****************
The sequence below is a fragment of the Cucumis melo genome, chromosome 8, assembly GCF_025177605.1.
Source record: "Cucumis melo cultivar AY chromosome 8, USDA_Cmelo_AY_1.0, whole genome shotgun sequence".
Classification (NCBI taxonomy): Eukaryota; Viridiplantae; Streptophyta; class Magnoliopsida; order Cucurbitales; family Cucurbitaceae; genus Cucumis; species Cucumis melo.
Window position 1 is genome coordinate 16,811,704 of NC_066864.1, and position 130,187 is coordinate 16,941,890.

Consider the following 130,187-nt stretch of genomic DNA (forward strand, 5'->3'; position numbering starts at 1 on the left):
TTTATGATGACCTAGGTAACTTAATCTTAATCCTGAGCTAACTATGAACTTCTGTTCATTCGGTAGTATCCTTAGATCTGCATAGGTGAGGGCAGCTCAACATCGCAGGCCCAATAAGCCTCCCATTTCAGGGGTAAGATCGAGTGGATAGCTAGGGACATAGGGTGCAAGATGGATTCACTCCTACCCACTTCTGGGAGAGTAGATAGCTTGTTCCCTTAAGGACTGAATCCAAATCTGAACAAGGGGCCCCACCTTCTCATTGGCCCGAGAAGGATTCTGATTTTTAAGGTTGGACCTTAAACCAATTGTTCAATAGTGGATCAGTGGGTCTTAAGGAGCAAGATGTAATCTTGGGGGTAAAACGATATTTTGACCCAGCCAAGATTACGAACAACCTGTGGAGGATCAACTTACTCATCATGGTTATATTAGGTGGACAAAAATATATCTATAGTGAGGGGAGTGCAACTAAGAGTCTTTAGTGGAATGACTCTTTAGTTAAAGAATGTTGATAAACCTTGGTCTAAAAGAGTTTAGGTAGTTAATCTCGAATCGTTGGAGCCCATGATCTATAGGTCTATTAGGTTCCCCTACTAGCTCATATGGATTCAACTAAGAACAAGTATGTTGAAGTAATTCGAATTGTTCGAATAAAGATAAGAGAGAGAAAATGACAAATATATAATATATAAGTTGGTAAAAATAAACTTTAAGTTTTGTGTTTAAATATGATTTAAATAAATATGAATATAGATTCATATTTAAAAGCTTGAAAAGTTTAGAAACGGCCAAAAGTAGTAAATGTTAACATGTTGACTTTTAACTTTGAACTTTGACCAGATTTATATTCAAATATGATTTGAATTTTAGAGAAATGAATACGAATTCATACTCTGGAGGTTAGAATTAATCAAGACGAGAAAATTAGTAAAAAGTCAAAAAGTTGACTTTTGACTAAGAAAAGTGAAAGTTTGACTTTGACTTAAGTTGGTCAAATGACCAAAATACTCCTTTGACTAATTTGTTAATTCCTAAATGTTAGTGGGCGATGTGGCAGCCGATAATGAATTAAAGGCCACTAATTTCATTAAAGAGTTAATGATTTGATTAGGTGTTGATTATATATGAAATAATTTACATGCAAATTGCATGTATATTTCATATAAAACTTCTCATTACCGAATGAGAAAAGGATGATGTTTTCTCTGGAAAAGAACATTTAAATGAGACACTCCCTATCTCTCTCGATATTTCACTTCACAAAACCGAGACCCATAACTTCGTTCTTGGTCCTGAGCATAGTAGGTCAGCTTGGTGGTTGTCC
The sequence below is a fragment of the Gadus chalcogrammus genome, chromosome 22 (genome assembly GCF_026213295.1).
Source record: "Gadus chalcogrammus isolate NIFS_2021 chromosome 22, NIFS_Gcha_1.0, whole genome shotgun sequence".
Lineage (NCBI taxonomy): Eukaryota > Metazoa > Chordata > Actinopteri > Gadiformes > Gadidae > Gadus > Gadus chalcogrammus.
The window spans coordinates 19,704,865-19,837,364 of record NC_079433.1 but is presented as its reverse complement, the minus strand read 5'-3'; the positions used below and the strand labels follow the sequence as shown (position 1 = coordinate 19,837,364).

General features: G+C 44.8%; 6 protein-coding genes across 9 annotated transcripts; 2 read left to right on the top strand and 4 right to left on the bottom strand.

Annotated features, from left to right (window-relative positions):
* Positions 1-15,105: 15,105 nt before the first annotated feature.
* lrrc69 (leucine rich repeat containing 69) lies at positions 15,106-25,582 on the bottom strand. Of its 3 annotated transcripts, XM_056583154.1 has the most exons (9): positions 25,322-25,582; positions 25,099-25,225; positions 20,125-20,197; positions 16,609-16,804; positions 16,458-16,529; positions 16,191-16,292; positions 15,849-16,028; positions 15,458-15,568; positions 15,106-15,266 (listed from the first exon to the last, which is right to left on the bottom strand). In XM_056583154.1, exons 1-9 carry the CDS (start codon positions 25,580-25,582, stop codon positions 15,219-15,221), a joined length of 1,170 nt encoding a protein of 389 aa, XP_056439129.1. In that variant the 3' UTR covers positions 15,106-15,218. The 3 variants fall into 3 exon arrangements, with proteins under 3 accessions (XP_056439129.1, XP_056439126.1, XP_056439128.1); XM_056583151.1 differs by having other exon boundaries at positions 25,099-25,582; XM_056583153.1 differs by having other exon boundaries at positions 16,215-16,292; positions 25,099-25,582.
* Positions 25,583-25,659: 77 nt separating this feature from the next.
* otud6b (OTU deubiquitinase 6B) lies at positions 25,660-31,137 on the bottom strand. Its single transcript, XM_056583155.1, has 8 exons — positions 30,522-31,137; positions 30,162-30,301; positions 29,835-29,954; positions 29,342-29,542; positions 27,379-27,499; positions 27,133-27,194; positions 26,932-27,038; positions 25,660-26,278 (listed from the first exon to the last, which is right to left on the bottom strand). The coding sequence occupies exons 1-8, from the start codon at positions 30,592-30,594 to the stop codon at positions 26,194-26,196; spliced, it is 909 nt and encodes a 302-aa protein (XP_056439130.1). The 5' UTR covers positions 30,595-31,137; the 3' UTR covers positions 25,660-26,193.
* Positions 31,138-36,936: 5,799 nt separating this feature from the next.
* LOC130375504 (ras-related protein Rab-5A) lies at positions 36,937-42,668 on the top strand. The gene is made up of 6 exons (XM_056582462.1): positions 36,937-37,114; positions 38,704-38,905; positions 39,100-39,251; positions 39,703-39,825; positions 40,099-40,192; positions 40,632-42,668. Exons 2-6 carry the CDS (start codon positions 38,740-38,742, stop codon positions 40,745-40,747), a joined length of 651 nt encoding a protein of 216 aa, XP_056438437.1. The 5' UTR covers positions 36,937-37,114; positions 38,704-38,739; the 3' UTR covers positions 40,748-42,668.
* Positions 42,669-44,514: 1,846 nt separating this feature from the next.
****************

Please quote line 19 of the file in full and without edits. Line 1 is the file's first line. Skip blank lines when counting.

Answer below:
* Positions 42,669-44,514: 1,846 nt separating this feature from the next.